General lie theory suggested 3 different perspectives of lie. First, the lie theory that assumes people are dishonest. This theory is in line with the standard economic theory which perceives people as homo-economicus thus lie when they get benefit out of it (Fischbacher & Heusi, 2008). This theory is also in line with the standard cost-benefit model which perceived people as purely individual who think about them self, calculating for their own benefit, and only care about external rewards (Mazar, Amir, & Ariely, 2008). Second, lie theory that assumes people are honest. People are honest because they avoid guilty feeling if others expectation is violated (Dufwenberg & Gneezy, 2000). Third, there is an increasing support of lie theory that situated in between. This theory argued that there is no sharp difference between full honesty and dishonest, rather than a continuum that spread between this contradicts two ends – suggesting elastic justification (Hsee, 1995, 1996). Mazar et al. (2008) also claimed so-called Self-Concept Maintenance that people are not fully cheating even they have the opportunity to do so. They argued that when people had the ability to cheat, they cheat, but, the magnitude of dishonesty per person is low relative to the possible maximum amount.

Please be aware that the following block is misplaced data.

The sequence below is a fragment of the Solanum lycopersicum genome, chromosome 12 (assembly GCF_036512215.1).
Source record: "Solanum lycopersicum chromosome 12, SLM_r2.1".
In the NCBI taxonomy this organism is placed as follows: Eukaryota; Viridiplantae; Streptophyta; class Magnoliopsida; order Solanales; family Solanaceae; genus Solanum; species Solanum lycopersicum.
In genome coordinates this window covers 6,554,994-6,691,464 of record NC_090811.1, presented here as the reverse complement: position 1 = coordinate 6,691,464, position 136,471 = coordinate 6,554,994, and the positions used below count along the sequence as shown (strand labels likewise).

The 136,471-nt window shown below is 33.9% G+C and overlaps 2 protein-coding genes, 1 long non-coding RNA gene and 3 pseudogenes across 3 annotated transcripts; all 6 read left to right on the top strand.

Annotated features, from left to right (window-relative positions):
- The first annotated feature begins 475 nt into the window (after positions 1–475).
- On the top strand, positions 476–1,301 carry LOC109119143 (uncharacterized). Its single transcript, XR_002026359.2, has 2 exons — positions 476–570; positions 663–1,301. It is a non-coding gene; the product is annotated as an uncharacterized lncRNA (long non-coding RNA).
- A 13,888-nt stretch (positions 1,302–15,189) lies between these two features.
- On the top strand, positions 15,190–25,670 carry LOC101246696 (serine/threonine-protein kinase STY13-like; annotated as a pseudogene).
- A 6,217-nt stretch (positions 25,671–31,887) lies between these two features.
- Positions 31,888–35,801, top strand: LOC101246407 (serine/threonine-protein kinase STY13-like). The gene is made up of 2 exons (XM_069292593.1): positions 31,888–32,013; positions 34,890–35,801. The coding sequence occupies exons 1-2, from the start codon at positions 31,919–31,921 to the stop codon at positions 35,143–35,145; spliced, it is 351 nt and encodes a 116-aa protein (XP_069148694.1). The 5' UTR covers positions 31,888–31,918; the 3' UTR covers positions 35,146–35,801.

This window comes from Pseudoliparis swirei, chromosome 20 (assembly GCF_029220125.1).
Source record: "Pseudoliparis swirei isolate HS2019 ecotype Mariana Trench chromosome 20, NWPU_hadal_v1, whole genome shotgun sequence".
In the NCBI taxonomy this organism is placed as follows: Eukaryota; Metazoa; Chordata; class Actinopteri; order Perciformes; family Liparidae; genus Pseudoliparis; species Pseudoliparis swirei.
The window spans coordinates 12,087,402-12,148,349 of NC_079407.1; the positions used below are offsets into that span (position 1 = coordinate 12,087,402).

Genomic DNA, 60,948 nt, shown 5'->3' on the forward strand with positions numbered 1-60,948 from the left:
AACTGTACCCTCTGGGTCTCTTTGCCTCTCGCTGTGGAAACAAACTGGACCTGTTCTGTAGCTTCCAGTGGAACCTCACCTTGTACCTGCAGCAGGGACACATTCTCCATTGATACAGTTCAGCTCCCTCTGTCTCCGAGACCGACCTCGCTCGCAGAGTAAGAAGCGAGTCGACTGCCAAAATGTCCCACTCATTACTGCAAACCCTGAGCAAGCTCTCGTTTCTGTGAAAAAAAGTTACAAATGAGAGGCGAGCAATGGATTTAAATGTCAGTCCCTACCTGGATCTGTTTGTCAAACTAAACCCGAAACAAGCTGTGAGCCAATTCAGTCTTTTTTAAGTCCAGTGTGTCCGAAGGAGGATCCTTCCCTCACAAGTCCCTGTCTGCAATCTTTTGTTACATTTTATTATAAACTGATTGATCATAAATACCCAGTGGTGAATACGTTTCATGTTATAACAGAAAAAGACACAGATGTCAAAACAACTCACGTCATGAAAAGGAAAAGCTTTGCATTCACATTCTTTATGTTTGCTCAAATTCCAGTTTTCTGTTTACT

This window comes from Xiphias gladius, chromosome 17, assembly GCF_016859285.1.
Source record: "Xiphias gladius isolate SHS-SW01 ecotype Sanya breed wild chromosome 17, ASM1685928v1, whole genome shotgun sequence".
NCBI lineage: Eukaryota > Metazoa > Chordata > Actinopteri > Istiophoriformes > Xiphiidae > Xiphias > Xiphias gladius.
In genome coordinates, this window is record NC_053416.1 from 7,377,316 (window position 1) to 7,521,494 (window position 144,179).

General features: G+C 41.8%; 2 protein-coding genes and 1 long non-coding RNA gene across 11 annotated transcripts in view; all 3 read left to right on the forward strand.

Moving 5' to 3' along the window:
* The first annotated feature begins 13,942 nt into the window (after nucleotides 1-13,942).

When a child born, however, he or she is not inherited with a tendency to lie or honest. It is the surrounding environment that influences people’s belief since people internalize the norms and values of their society (Henrich & Gil-White, 2001). Lie and any other rule violation attitude is contagious; if people live and grow in the area when lie is prevalent, it will affect individual to tend to act lie too. Bad environment crowding out honesty (Frey, 1992; Romaniuc, 2016) and weak institutions and cultural legacies impair individual intrinsic honesty (Gacther & Schultz, 2016). People also react to the unethical behaviour of others, and their reaction depends on the social norms (Gino, Ayal, & Ariely, 2009). When elders do lie, the juvenile will copy and then passes this to future generations as an accepted culture. This fact suggesting a vicious circle effect that keeps institution difficult to move to better equilibrium.

In this very moment, the only question left is the role of religion. How is the role of religion in preventing rule violation act? Does religion prevent people from breaking the rule such as corruptions and bribery? Does religion promote positive social norm such as: keep promises, don’t cheat, do queue, and don’t tell lies? Unfortunately, PRV index shows that religious countries in particular Moslem majority country such as Indonesia, Malaysia, Kenya, Guatemala, Tanzania, Maroco, and so forth have higher rule violation act (higher PRV rank) than less religious country.